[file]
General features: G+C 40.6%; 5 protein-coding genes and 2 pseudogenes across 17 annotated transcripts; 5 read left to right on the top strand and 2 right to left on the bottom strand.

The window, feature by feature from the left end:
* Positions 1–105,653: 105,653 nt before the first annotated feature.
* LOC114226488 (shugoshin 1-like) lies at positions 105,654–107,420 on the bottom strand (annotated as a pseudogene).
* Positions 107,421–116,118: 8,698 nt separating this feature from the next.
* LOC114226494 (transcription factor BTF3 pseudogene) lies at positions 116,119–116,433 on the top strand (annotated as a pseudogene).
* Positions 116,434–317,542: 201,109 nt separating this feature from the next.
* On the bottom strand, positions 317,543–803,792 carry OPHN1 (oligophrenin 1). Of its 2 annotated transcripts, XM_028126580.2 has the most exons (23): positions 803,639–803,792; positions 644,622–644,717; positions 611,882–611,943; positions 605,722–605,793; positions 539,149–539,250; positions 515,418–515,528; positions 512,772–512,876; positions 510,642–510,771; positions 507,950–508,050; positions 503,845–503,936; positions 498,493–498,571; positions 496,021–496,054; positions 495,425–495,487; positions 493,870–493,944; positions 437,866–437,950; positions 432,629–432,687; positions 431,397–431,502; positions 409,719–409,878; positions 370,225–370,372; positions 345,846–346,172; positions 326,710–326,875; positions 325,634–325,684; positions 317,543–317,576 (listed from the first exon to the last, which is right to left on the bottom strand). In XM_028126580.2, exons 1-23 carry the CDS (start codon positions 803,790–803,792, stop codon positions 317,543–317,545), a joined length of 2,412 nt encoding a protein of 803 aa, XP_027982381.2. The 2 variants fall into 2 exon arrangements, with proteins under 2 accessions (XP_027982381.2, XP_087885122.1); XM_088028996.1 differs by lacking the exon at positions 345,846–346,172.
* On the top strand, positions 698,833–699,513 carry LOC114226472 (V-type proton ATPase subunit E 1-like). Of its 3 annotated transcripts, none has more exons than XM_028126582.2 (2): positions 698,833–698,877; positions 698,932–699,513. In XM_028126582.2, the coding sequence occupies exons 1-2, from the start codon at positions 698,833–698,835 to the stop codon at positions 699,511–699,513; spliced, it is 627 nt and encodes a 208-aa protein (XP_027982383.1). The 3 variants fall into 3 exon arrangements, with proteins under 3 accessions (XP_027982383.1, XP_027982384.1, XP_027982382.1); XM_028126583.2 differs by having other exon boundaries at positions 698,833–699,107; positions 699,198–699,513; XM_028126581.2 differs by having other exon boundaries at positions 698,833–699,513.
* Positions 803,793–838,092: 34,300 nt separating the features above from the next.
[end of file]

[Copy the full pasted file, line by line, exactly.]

General features: G+C 40.6%; 5 protein-coding genes and 2 pseudogenes across 17 annotated transcripts; 5 read left to right on the top strand and 2 right to left on the bottom strand.

The window, feature by feature from the left end:
* Positions 1–105,653: 105,653 nt before the first annotated feature.
* LOC114226488 (shugoshin 1-like) lies at positions 105,654–107,420 on the bottom strand (annotated as a pseudogene).
* Positions 107,421–116,118: 8,698 nt separating this feature from the next.
* LOC114226494 (transcription factor BTF3 pseudogene) lies at positions 116,119–116,433 on the top strand (annotated as a pseudogene).
* Positions 116,434–317,542: 201,109 nt separating this feature from the next.
* On the bottom strand, positions 317,543–803,792 carry OPHN1 (oligophrenin 1). Of its 2 annotated transcripts, XM_028126580.2 has the most exons (23): positions 803,639–803,792; positions 644,622–644,717; positions 611,882–611,943; positions 605,722–605,793; positions 539,149–539,250; positions 515,418–515,528; positions 512,772–512,876; positions 510,642–510,771; positions 507,950–508,050; positions 503,845–503,936; positions 498,493–498,571; positions 496,021–496,054; positions 495,425–495,487; positions 493,870–493,944; positions 437,866–437,950; positions 432,629–432,687; positions 431,397–431,502; positions 409,719–409,878; positions 370,225–370,372; positions 345,846–346,172; positions 326,710–326,875; positions 325,634–325,684; positions 317,543–317,576 (listed from the first exon to the last, which is right to left on the bottom strand). In XM_028126580.2, exons 1-23 carry the CDS (start codon positions 803,790–803,792, stop codon positions 317,543–317,545), a joined length of 2,412 nt encoding a protein of 803 aa, XP_027982381.2. The 2 variants fall into 2 exon arrangements, with proteins under 2 accessions (XP_027982381.2, XP_087885122.1); XM_088028996.1 differs by lacking the exon at positions 345,846–346,172.
* On the top strand, positions 698,833–699,513 carry LOC114226472 (V-type proton ATPase subunit E 1-like). Of its 3 annotated transcripts, none has more exons than XM_028126582.2 (2): positions 698,833–698,877; positions 698,932–699,513. In XM_028126582.2, the coding sequence occupies exons 1-2, from the start codon at positions 698,833–698,835 to the stop codon at positions 699,511–699,513; spliced, it is 627 nt and encodes a 208-aa protein (XP_027982383.1). The 3 variants fall into 3 exon arrangements, with proteins under 3 accessions (XP_027982383.1, XP_027982384.1, XP_027982382.1); XM_028126583.2 differs by having other exon boundaries at positions 698,833–699,107; positions 699,198–699,513; XM_028126581.2 differs by having other exon boundaries at positions 698,833–699,513.
* Positions 803,793–838,092: 34,300 nt separating the features above from the next.